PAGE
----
There were no indications that wake turbulence or icing were factors. There was some dispute prior to departure regarding weight-and-balance of the flight.

The crash came less than 48 hours after the aircraft’s elevator system had been worked on and re-rigged at a Raytheon Aerospace facility at the airport in Huntington, West Virginia. Raytheon Aerospace has contracts to supply maintenance and parts for Air Midwest.

The FAA asked Air Midwest to inspect the elevators of nine 1900Ds recently worked on at that facility. The airline checked them and six other 1900Ds in its fleet and reported finding no problems, and inspected the elevators on all of its 43 1900Ds.

NTSB investigators interviewed maintenance personnel at the West Virginia facility and reviewed maintenance records at Air Midwest’s Kansas City, Kansas headquarters within days of the crash.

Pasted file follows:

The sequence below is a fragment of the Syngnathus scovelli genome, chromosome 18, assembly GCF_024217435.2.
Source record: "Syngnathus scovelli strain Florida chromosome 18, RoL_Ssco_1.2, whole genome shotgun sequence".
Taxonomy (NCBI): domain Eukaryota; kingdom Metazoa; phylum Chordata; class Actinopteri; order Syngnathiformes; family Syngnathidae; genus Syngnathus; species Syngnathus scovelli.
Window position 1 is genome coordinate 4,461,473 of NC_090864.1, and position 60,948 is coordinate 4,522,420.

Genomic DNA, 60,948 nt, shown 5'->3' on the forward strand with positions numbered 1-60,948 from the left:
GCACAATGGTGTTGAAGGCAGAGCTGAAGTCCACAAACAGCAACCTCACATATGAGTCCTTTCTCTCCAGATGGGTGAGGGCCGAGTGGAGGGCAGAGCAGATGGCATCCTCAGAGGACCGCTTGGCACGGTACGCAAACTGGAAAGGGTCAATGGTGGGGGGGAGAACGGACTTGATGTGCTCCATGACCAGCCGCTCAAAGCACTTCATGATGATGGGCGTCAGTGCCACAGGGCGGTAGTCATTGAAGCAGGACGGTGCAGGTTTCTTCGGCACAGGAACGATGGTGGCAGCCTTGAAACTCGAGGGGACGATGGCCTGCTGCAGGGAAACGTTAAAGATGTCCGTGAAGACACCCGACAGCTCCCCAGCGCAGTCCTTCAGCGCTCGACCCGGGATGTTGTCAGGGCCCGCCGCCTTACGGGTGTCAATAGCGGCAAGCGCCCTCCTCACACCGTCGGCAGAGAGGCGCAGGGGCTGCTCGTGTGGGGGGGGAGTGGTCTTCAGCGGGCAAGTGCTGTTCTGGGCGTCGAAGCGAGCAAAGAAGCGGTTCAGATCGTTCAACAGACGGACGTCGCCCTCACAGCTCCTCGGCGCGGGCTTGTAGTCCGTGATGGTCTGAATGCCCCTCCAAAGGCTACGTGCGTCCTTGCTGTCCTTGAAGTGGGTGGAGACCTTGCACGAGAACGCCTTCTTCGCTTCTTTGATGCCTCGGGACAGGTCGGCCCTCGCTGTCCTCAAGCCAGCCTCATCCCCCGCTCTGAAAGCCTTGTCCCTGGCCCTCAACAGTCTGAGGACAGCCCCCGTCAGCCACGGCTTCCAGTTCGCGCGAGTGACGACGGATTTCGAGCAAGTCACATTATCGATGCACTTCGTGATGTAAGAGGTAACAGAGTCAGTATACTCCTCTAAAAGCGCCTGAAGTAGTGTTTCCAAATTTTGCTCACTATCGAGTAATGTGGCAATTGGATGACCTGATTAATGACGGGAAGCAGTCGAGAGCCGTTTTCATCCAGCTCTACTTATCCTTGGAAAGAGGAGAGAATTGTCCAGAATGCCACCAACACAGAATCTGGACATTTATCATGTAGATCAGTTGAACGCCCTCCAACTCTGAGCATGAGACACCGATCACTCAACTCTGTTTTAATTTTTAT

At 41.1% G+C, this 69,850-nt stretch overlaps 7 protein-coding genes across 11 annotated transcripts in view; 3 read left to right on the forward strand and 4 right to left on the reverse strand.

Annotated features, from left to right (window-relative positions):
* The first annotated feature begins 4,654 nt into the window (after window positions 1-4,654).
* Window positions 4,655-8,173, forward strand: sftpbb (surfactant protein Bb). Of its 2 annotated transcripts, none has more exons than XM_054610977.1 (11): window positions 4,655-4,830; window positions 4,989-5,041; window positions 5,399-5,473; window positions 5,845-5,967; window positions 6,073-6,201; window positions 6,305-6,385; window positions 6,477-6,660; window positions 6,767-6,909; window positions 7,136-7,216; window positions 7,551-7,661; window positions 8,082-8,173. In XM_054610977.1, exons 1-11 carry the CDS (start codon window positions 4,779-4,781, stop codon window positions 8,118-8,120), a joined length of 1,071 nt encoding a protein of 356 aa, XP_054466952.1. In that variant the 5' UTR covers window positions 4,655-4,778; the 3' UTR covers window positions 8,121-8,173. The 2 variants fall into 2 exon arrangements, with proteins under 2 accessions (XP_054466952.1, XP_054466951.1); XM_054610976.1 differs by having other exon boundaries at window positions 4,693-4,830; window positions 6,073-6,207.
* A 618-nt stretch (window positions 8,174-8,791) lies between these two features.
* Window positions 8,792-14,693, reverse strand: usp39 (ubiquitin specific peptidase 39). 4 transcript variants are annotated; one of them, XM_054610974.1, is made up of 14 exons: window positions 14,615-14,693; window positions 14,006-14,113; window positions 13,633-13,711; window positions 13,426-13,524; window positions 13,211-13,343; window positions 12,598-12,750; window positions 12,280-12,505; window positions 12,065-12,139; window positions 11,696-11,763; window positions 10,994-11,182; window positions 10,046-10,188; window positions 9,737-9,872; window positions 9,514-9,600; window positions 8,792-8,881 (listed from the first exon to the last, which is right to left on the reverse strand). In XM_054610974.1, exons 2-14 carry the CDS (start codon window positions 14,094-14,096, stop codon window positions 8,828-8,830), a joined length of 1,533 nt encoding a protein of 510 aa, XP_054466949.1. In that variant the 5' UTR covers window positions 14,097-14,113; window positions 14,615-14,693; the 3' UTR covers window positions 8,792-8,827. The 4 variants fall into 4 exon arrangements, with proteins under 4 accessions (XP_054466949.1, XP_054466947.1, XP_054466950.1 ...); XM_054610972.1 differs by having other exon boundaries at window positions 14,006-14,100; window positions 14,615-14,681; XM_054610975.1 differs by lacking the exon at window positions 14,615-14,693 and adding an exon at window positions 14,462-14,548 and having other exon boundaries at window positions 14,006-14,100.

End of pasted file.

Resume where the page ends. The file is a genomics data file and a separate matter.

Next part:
New Firm Offers Certification Help

Greg Wilson, the former director of certification programs for Sandel Avionics, has launched a new company to help clients with avionics certification issues.

Avionics Certification Services, based in San Marcos, California, will offer a broad array of services, including management of certification activities during product development, environmental test plan development and approval, software review and approval, and development of certification software plans. ACS will also help with STCs, creation of approved data for field approvals, assistance with PMA part certification, avionics installation design, software certification gap analysis, and witnessing of certification testing.